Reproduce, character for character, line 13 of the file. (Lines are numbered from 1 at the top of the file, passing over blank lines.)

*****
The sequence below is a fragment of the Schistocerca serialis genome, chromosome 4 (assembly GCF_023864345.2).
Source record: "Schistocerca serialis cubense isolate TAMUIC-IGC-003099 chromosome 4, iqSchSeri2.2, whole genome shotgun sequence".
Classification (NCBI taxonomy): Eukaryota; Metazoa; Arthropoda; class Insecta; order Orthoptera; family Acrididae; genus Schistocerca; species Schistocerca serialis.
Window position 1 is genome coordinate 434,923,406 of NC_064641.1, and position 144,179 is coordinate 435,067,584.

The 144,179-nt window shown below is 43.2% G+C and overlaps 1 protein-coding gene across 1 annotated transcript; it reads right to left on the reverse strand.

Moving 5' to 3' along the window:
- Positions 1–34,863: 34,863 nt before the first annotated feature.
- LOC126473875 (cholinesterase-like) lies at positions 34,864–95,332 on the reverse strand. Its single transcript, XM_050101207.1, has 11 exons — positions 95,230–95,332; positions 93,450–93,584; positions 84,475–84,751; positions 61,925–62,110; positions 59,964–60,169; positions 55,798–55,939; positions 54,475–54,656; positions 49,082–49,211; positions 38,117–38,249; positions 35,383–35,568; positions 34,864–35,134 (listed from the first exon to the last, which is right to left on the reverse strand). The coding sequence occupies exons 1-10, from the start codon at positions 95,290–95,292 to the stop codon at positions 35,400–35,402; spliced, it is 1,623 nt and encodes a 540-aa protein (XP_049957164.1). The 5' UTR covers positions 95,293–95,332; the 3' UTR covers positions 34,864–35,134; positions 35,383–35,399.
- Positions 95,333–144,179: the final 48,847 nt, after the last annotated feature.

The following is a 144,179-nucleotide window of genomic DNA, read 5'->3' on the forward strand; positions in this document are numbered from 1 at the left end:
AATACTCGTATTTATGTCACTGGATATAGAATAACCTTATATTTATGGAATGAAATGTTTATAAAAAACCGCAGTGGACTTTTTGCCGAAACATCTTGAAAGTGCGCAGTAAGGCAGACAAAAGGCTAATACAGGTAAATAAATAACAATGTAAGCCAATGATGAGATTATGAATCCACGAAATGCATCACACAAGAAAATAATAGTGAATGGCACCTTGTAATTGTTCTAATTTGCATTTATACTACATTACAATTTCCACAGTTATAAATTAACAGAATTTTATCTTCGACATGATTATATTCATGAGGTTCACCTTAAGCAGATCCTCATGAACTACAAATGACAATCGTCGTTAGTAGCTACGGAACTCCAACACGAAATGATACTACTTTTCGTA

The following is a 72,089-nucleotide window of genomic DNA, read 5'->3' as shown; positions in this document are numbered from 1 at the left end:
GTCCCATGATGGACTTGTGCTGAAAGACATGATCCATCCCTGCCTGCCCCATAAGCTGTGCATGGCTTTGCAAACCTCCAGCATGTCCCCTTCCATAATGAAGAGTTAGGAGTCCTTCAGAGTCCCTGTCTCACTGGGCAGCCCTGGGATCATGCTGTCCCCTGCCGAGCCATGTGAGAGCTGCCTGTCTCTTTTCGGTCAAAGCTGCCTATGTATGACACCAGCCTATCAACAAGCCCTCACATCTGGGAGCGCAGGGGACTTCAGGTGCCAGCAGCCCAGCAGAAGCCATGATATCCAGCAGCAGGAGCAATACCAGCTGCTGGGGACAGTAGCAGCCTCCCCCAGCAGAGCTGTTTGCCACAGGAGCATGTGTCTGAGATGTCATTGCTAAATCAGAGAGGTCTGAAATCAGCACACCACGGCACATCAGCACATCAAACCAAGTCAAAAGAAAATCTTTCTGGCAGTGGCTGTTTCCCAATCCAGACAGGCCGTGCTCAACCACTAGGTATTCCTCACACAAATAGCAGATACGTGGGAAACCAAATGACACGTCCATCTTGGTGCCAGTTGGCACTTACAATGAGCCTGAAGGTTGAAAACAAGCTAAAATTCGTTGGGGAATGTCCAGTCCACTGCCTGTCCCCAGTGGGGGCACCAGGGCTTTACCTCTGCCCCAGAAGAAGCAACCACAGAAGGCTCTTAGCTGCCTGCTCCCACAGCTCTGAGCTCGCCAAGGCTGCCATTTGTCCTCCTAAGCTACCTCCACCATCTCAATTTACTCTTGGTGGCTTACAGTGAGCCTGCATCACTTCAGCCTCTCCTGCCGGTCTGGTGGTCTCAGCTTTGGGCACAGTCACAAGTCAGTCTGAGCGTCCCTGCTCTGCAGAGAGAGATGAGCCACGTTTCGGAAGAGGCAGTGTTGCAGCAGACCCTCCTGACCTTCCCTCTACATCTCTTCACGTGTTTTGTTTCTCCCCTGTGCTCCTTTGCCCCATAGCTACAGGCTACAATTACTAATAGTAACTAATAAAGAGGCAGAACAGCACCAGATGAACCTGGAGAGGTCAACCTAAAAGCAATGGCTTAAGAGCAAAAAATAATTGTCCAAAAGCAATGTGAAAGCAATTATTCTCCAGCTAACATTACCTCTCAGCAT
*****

GTCCCATGATGGACTTGTGCTGAAAGACATGATCCATCCCTGCCTGCCCCATAAGCTGTGCATGGCTTTGCAAACCTCCAGCATGTCCCCTTCCATAATGAAGAGTTAGGAGTCCTTCAGAGTCCCTGTCTCACTGGGCAGCCCTGGGATCATGCTGTCCCCTGCCGAGCCATGTGAGAGCTGCCTGTCTCTTTTCGGTCAAAGCTGCCTATGTATGACACCAGCCTATCAACAAGCCCTCACATCTGGGAGCGCAGGGGACTTCAGGTGCCAGCAGCCCAGCAGAAGCCATGATATCCAGCAGCAGGAGCAATACCAGCTGCTGGGGACAGTAGCAGCCTCCCCCAGCAGAGCTGTTTGCCACAGGAGCATGTGTCTGAGATGTCATTGCTAAATCAGAGAGGTCTGAAATCAGCACACCACGGCACATCAGCACATCAAACCAAGTCAAAAGAAAATCTTTCTGGCAGTGGCTGTTTCCCAATCCAGACAGGCCGTGCTCAACCACTAGGTATTCCTCACACAAATAGCAGATACGTGGGAAACCAAATGACACGTCCATCTTGGTGCCAGTTGGCACTTACAATGAGCCTGAAGGTTGAAAACAAGCTAAAATTCGTTGGGGAATGTCCAGTCCACTGCCTGTCCCCAGTGGGGGCACCAGGGCTTTACCTCTGCCCCAGAAGAAGCAACCACAGAAGGCTCTTAGCTGCCTGCTCCCACAGCTCTGAGCTCGCCAAGGCTGCCATTTGTCCTCCTAAGCTACCTCCACCATCTCAATTTACTCTTGGTGGCTTACAGTGAGCCTGCATCACTTCAGCCTCTCCTGCCGGTCTGGTGGTCTCAGCTTTGGGCACAGTCACAAGTCAGTCTGAGCGTCCCTGCTCTGCAGAGAGAGATGAGCCACGTTTCGGAAGAGGCAGTGTTGCAGCAGACCCTCCTGACCTTCCCTCTACATCTCTTCACGTGTTTTGTTTCTCCCCTGTGCTCCTTTGCCCCATAGCTACAGGCTACAATTACTAATAGTAACTAATAAAGAGGCAGAACAGCACCAGATGAACCTGGAGAGGTCAACCTAAAAGCAATGGCTTAAGAGCAAAAAATAATTGTCCAAAAGCAATGTGAAAGCAATTATTCTCCAGCTAACATTACCTCTCAGCAT